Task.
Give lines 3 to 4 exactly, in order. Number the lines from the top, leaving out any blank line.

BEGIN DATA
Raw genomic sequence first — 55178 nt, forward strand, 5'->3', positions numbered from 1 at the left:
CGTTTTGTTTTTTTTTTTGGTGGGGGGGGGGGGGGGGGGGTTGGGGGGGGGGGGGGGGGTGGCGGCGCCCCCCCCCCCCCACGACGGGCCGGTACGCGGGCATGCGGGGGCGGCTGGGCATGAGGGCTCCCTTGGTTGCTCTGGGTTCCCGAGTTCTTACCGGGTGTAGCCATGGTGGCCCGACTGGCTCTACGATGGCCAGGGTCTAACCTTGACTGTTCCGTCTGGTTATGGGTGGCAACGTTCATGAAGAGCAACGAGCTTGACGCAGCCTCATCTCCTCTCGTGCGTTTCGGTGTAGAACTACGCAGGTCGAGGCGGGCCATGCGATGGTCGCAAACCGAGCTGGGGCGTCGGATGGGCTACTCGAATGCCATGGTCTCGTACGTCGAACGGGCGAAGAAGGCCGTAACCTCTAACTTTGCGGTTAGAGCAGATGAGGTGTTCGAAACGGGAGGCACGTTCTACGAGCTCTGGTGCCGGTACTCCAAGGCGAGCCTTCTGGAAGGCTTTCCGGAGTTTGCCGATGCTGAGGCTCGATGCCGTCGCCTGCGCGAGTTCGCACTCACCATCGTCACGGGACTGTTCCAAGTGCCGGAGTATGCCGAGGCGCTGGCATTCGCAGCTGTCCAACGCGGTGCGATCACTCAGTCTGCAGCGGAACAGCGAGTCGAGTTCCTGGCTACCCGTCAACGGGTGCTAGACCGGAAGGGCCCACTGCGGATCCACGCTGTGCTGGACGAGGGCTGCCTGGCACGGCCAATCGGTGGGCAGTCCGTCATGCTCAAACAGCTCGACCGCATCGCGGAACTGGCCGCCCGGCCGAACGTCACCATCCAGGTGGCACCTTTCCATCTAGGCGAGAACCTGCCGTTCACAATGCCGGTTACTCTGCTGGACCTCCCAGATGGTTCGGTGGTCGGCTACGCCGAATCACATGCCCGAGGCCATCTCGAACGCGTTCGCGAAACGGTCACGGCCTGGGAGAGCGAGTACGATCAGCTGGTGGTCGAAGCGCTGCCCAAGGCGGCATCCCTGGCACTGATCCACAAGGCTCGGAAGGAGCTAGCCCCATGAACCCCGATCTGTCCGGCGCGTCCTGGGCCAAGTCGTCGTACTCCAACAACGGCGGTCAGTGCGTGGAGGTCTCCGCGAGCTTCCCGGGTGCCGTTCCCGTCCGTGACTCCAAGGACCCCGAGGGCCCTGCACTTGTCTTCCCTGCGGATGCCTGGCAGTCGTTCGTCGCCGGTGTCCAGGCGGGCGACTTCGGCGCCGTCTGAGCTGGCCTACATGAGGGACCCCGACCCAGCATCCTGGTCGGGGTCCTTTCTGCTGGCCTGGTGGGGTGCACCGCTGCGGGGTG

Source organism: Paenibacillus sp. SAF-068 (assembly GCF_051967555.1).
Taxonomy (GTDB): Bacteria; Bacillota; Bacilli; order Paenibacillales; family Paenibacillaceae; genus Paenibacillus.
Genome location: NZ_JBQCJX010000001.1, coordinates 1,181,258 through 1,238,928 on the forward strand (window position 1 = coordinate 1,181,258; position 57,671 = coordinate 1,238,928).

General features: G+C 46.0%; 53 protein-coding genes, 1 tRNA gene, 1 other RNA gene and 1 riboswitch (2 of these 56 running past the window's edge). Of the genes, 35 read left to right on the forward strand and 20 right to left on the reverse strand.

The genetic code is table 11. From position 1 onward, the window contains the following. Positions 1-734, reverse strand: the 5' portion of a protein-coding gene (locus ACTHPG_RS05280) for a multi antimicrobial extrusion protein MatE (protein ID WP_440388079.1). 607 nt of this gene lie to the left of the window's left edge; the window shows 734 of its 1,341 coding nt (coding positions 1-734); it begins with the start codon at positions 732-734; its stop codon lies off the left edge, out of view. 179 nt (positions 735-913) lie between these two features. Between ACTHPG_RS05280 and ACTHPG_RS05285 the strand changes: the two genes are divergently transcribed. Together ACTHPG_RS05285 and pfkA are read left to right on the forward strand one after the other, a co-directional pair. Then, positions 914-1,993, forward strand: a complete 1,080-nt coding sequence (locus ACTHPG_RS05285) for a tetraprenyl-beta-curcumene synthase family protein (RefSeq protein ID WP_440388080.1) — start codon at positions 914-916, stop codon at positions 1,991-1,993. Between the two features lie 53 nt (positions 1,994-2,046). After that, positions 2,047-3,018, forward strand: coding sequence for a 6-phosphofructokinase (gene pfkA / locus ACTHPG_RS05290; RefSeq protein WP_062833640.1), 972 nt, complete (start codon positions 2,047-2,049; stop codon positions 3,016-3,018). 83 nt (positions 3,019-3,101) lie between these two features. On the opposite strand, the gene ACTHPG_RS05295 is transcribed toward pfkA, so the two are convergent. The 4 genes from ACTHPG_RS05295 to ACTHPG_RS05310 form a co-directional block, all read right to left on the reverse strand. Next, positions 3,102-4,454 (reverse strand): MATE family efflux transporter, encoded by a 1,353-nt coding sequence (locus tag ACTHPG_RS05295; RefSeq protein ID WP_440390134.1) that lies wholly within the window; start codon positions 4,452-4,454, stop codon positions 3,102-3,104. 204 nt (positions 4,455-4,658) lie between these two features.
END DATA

Source organism: Paenibacillus sp. SAF-068 (assembly GCF_051967555.1).
Taxonomy (GTDB): Bacteria; Bacillota; Bacilli; order Paenibacillales; family Paenibacillaceae; genus Paenibacillus.